The Australian share market is one of the most carbon intensive markets in the developed world. Despite the fact that superannuation funds across Australia have begun to set ambitious emissions reduction targets for their investment portfolios, they are executing these commitments in stealth—quietly implementing a divestment strategy that has not delivered real world emissions reductions.
These are the key findings of Cutting Carbon: what the rush to divest fossil fuels means for emissions reduction and engagement, released today by the Australasian Centre for Corporate Responsibility (ACCR).
The Report found that superannuation companies must play a more active role in engagement with the companies they are invested in prior to any divestment to ensure that all measures to support climate change action have been exhausted.
Of the superannuation funds that announced divestment from thermal coal companies in 2020, none publicly declared their intentions prior to divestment. One of the most important aspects of divestment is the signalling to other companies and investors. To date, divestment decisions by Australian investors have not had as much impact as they could have had, had they been transparent about the conditions which would result in an escalation to divestment, prior to the act itself.
Engagement and escalation should be pursued prior to any divestment of fossil companies in the form of:
- voting against directors or the remuneration report if the company fails to meet expectations;
- opposing corporate divestments of fossil fuel assets, and mergers and acquisitions, unless the ultimate owner is prepared to transition; and/or
- co-filing and/or supporting shareholder resolutions.
Furthermore, super funds must have a more robust public declaration mechanism for their investment processes, specifically regarding climate change engagement:
- Calculation of portfolio exposure to heavy emitting companies must be consistent and publicly available for all superannuation funds.
- When divestment is the primary approach through which portfolio decarbonisation is pursued, it should be named as such, alongside the implications (or lack thereof) for immediate emissions reductions in the real economy.
- Long-term net-zero portfolio targets must be supported by short- and medium-term targets.
Lead author of the report, Dan Gocher, Director of Climate and Environment, said:
“Investors are quietly abandoning companies that are proving ‘too hard’ to change, and failing to exhaust the tools available to change them. While they may be doing what is necessary to protect members’ interests, any suggestion that these actions will reduce real world emissions is unsupported by evidence.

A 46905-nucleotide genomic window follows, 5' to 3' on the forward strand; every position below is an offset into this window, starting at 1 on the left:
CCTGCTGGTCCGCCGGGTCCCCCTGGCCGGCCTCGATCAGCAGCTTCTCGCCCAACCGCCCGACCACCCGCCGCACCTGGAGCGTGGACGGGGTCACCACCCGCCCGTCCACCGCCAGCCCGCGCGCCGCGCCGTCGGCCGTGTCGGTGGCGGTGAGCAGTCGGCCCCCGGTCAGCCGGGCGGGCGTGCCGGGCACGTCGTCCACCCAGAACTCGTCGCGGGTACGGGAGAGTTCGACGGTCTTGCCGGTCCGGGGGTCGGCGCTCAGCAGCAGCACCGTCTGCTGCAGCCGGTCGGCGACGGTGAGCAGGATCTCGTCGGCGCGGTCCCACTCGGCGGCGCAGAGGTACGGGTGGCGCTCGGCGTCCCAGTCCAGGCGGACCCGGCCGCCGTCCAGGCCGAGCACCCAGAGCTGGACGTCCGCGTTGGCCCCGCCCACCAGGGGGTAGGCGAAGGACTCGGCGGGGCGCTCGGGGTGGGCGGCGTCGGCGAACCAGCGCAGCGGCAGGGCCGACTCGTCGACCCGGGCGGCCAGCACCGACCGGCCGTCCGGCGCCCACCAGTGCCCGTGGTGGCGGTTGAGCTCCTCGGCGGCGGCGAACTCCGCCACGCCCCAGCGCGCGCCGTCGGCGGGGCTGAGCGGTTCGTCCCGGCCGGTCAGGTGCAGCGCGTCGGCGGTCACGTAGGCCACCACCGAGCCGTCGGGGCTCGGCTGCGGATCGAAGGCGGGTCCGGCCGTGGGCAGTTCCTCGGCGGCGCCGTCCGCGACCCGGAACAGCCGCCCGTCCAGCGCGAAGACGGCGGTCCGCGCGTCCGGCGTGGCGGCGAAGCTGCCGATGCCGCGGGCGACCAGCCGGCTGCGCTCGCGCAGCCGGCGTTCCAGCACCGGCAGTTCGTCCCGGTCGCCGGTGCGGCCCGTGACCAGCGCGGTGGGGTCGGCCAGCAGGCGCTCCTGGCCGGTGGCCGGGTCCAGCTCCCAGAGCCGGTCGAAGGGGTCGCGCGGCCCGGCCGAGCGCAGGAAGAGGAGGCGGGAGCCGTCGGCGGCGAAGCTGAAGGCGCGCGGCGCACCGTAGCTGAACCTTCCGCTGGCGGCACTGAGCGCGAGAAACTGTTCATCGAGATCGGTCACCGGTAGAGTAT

“Many investors have resisted calls for divestment from fossil fuels for years, claiming that engagement with companies would bring about the change required to reduce emissions. But investors have not demonstrated if and how they have applied pressure to emissions intensive companies prior to divestment. Not a single director has been removed on climate grounds, nor has a remuneration report been opposed. Instead this divestment happens in stealth and often without any public acknowledgement.
“Some investors have demanded that companies like BHP divest their coal assets, despite there being no evidence that this will result in real world emissions reductions. These assets may end up in the hands of a buyer of last resort, that has no intention of operating them responsibly with climate goals in mind, much less in supporting workers through the transition, or rehabilitating mine sites.
“Very few Australian listed companies have set Paris-aligned emissions reduction targets. It is clear that years of polite conversations behind closed doors have failed to produce the results many investors have long promised. While some of these companies may well be incapable of change, and worthy of divestment, investors must be prepared to escalate their engagements.”
Read the full report, Cutting Carbon: what the rush to divest fossil fuels means for emissions reduction and engagement.